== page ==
Technological advances have enabled the analysis of cellular protein and RNA levels with unprecedented depth and sensitivity, allowing for an unbiased re-evaluation of gene regulation during fundamental biological processes. Here, we have chronicled the dynamics of protein and mRNA expression levels across a minimally perturbed cell cycle in human myeloid leukemia cells using centrifugal elutriation combined with mass spectrometry-based proteomics and RNA-Seq, avoiding artificial synchronization procedures. We identify myeloid-specific gene expression and variations in protein abundance, isoform expression and phosphorylation at different cell cycle stages. We dissect the relationship between protein and mRNA levels for both bulk gene expression and for over ∼6000 genes individually across the cell cycle, revealing complex, gene-specific patterns. This data set, one of the deepest surveys to date of gene expression in human cells, is presented in an online, searchable database, the Encyclopedia of Proteome Dynamics (http://www.peptracker.com/epd/).
Cells are complex environments: at any one time, thousands of different genes act as molecular templates to produce messenger RNA (mRNA) molecules, which themselves are templates used to produce proteins. However, not all genes are active at all times inside all cells: as cells grow and divide as part of the cell division cycle, genes are switched on and off on a regular basis. Similarly, the patterns of mRNA and protein production are different in, say, immune and skin cells.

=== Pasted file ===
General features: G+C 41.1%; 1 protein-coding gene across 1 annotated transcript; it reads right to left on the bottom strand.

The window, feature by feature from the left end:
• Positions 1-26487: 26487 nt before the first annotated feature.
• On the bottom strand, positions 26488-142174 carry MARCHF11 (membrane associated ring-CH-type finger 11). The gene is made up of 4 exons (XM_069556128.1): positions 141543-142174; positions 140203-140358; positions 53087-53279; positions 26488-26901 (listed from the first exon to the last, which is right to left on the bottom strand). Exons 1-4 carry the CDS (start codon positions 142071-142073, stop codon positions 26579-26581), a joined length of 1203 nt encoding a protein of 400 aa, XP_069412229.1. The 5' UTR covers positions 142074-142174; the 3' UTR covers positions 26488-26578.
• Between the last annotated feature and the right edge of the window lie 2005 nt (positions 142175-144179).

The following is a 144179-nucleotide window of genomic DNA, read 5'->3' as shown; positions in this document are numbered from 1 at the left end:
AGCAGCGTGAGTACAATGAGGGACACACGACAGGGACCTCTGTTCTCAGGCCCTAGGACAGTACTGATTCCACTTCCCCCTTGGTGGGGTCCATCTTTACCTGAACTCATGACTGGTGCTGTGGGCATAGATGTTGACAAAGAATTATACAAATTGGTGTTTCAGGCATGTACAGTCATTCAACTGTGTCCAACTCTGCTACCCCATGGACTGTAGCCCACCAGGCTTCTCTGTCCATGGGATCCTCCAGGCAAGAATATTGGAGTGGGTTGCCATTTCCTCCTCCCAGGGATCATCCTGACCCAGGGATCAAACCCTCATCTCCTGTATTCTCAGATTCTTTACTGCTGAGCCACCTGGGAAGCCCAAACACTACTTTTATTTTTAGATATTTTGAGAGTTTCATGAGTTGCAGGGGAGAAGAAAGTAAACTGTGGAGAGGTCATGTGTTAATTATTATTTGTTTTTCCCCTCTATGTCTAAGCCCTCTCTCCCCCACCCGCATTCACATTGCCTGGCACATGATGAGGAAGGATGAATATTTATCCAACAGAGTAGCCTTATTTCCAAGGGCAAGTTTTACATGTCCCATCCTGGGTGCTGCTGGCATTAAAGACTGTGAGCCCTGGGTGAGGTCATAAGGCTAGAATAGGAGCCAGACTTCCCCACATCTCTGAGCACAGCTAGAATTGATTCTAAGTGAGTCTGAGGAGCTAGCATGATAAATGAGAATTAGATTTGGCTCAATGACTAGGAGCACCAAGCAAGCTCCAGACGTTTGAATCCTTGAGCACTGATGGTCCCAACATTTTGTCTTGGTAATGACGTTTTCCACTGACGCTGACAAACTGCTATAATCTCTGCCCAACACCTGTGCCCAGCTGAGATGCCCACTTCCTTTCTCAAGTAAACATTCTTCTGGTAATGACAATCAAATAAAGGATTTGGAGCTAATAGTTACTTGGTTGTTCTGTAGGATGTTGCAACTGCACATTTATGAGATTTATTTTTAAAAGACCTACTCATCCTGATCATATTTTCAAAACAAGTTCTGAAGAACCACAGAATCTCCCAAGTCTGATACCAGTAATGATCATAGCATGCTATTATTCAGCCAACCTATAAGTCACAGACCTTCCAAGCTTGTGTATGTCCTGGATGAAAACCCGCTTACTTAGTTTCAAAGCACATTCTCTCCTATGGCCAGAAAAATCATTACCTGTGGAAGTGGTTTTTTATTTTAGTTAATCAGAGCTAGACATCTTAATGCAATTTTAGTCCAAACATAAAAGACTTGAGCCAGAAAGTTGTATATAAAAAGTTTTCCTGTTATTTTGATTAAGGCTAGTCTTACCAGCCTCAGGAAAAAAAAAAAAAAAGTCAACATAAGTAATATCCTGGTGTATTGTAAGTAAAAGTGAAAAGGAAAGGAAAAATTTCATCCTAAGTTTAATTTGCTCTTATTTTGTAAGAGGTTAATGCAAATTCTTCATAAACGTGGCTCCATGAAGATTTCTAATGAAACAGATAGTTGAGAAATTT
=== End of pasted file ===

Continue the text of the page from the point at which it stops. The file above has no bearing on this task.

In recent years, the tools available for detecting mRNA molecules and proteins have become more powerful, allowing researchers to move beyond just measuring the total amounts of mRNA and protein in the cell to now measuring individual amounts of specific mRNA and protein molecules encoded by specific genes. However, it has been a challenge to make these measurements at different stages of the cell cycle. Most of the methods used to do this have involved artificially ‘arresting’ the cell cycle, which can lead to side effects that are difficult to account for.
Ly et al. have now overcome these problems using a combination of three methods to measure the levels of mRNA and protein molecules associated with over 6000 genes in human cancer cells derived from myeloid leukemia. Exploiting the fact that cells change size during the cell cycle, Ly et al. used a centrifugation technique to separate cells based on their size and, therefore, the stage of the cell cycle they were at, thus avoiding the need to arrest the cell cycle. An approach called RNA-Seq was then employed to measure the levels of the different mRNA molecules in the cells, and a device called a mass spectrometer was used to identify and measure the levels of many different proteins.
In addition to being able to follow the level of mRNA and protein production for a large number of genes throughout the cell division cycle, while also obtaining detailed information about how many of the proteins are modified, Ly et al. discovered that—contrary to expectations—low numbers of mRNA molecules were sometimes associated with high numbers of the corresponding protein, and vice versa. This work provides a better understanding of the complex relationship between the levels of an mRNA and its corresponding protein product, and also demonstrates how it may be possible to detect subtle but important differences between cell types and disease states, including different types of cancer.